Author : Robin DiAngelo
Format : ebook
Page Count : 187
Genre : Non-fiction
Publisher : Beacon Press
Release Date : June 2, 2018

Reviewer : Micky
Rating  : ★ ★ ★ ★


Micky’s 4 star review

WHITE FRAGILITY is one of a range of reads I’m accessing to educate myself further on this journey many of us are on. Most of the non-fiction titles I have planned for myself are own voices reads and whilst this title isn’t, it is relevant and addresses so many pertinent issues. This read is challenging, provocative and makes you examine yourself, your actions previous and now and has provided many ‘oh my’ moments for me (about society and about myself).

Whilst all of the topics in this book have been educational and thought-provoking, these are the areas that have been most useful to me in my self examination and how to challenge racism:
– racial control and the protection of white advantage
– interrupting the forces of racism
– social constructs and their perpetuation of white privilege
– a system of advantage based on race
– institutional power
– reward for not interrupting racism, punishment for interruption
– white fragility in action
– feelings and behaviours

I think this should be part of a range of mandatory high school texts in the UK, influencing evolving thinkers at a crucial time; I wish I had read this earlier. As I move on to more non-fiction reads that get me thinking on my personal journey, I think this was a good starting point.

I have to add that this was a library loan and I was blown away by the excellent selection of reads in multiple formats that my local library has invested in. This may be due to the fact that ten years ago my locality experienced race riots of their own and this investment has been part of the changes in my area.

CLASSIC KRAKAUER: ESSAYS ON WILDERNESS AND RISK by Jon Krakauer

The gripping articles in Classic Krakauer, originally published in periodicals such as The New Yorker, Outside, and Smithsonian, display the singular investigative reporting that made Jon Krakauer famous—and show why he is considered a standard-bearer of modern journalism.

Spanning an extraordinary range of subjects and locations, these articles take us from a horrifying avalanche on Mt. Everest to a volcano poised to obliterate a big chunk of greater Seattle at any moment; from a wilderness teen-therapy program run by apparent sadists to an otherworldly cave in New Mexico, studied by NASA to better understand Mars; from the notebook of one Fred Beckey, who catalogued the greatest unclimbed mountaineering routes on the planet, to the last days of legendary surfer Mark Foo.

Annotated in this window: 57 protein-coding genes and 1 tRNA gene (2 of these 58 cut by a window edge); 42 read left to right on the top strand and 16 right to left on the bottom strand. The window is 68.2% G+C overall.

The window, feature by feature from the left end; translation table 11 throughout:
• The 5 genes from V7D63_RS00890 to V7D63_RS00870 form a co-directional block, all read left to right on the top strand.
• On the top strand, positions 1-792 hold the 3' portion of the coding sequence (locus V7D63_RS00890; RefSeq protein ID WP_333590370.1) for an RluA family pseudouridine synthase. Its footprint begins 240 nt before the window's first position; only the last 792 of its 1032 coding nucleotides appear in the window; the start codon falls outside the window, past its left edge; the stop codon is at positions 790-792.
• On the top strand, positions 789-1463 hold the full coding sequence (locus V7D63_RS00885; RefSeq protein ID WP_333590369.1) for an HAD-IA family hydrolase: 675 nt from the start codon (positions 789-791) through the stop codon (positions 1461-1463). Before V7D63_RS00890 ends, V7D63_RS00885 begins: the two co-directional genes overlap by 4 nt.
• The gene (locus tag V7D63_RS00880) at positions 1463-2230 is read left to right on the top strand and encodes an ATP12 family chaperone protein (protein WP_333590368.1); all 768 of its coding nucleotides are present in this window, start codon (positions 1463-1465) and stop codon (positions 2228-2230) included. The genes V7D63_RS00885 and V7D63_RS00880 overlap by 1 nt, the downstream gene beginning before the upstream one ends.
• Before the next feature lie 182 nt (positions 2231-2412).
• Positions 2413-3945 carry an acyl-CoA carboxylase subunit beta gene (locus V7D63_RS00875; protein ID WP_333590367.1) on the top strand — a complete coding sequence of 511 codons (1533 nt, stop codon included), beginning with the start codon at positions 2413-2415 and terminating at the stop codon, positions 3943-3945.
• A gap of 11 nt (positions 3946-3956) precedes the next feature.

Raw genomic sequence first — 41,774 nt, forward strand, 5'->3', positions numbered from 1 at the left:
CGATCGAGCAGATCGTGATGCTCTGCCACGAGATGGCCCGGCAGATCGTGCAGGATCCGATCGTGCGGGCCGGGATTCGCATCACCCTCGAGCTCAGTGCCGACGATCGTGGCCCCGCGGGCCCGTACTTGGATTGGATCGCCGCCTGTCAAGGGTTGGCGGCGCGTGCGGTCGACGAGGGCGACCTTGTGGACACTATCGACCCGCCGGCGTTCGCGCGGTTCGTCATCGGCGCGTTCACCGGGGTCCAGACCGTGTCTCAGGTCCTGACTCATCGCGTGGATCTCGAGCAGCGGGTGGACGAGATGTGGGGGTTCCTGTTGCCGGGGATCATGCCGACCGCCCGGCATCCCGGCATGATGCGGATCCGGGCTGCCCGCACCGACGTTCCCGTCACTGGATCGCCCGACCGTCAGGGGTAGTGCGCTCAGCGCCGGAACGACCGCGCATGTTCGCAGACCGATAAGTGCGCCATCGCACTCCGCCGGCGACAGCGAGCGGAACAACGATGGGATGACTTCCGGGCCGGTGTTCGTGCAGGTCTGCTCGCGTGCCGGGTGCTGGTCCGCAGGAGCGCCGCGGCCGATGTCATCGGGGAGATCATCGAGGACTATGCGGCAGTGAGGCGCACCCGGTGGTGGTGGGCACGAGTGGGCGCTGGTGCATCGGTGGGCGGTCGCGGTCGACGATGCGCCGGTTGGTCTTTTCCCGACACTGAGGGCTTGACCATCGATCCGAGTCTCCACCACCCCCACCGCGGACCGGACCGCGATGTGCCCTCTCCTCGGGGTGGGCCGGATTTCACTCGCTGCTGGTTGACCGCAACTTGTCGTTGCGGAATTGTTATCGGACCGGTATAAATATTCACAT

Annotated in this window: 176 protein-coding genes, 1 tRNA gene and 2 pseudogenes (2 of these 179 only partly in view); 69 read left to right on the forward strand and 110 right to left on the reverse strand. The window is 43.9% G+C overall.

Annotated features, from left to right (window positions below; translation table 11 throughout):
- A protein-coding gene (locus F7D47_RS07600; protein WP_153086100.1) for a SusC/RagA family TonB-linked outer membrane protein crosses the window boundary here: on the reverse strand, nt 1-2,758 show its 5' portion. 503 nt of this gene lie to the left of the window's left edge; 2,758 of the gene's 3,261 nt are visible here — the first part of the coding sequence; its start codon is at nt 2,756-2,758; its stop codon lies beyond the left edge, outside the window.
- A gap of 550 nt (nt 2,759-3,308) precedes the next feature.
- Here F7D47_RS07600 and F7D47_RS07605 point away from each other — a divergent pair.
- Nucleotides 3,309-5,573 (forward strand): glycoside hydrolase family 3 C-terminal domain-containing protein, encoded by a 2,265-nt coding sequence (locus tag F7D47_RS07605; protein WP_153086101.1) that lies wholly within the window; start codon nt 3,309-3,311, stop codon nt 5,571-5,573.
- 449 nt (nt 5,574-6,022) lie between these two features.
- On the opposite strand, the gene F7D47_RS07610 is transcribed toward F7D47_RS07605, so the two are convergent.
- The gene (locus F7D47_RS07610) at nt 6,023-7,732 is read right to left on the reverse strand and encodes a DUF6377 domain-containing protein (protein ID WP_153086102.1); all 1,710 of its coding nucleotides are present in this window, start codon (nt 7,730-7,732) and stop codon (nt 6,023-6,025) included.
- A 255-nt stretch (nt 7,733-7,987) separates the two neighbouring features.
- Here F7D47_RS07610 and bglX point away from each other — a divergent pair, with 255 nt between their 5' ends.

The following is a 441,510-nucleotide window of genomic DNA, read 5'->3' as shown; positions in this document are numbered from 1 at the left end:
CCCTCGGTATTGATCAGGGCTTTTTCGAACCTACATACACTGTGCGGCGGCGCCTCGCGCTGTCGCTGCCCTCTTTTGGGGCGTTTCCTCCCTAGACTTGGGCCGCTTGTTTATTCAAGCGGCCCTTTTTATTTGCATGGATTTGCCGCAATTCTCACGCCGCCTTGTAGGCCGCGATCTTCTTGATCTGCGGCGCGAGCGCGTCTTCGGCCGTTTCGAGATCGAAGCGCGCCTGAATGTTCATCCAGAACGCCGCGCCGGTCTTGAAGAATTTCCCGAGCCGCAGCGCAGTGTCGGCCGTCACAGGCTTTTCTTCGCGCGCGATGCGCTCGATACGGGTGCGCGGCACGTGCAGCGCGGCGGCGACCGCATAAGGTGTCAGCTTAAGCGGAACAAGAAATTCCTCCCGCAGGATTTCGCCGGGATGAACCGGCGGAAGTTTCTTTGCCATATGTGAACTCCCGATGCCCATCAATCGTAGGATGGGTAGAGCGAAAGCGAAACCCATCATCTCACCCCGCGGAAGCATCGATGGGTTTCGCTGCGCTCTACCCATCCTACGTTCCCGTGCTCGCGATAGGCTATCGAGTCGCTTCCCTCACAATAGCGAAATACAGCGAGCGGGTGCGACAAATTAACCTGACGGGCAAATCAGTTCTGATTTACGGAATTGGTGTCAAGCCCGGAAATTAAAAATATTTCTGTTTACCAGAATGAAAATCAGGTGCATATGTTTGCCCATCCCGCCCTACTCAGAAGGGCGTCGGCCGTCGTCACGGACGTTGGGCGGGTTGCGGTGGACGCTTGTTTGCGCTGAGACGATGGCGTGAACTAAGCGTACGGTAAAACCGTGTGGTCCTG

Rigorously researched and vividly written, marked by an unerring instinct for storytelling and scoop, the pieces in Classic Krakauer are unified by the author’s ambivalent love affair with unruly landscapes and his relentless search for truth. 


Title : Classic Krakauer: Essays on Wilderness and Risk
Author : Jon Krakauer
Format : eARC
Page Count : 190
Genre : eARC
Publisher : Knopf Doubleday
Release Date : October 29, 2019

Reviewer : Micky
Rating : ★ ★ ★ ★.5


Micky’s 4.5 star review

Please amuse me for a moment as I thrust a non-fiction read under your nose. I have been and still am to some extent, an avid reader of climbing, mountaineering and expedition non-fiction. With a love of the mountains myself and some amateur climbing in my back pocket, I do love to read about the big, adrenaline-edge climbs. Jon Kraukauer has journaled and recorded his way through some amazing experiences, and his INTO THIN AIR is one of my favourite books.

This collection of his articles and essays on wilderness and risk were a great read and my favourites were those that featured mountain peaks and extreme conditions. However, these essays feature extreme surfing, predicting eruptions and lahars with a doomsday feel, the ethics and liability of high alititude climbing, caving and much more. Those I favoured include: Living Under the Volcano, After the Fall, Loving them to Death

Krakauer narrates this stories with balance and seeming accuracy but there is also a thread of challenge and investigation through many of these stories which I really appreciated. He had a way of drawing you into these stories, bringing a human lens to extreme achievements, disasters and tragedy. His narrative was always engaging. Some stories made me feel a rightful anger such as Loving Them to Death, told with factual narrative of bullying and gaslighting a young person to their demise, elicting such emotion in this reader.

If you’ve never read Jon Krakauer, this is a good starting place to dip your toe into. There are such a range of topics to these essays that some and probably most will appeal to you, as they did to me. If you’re a fan already, you’ll love this.

Many thanks to Knopf Doubleday for this early review copy.

Create your website with WordPress.com
Get started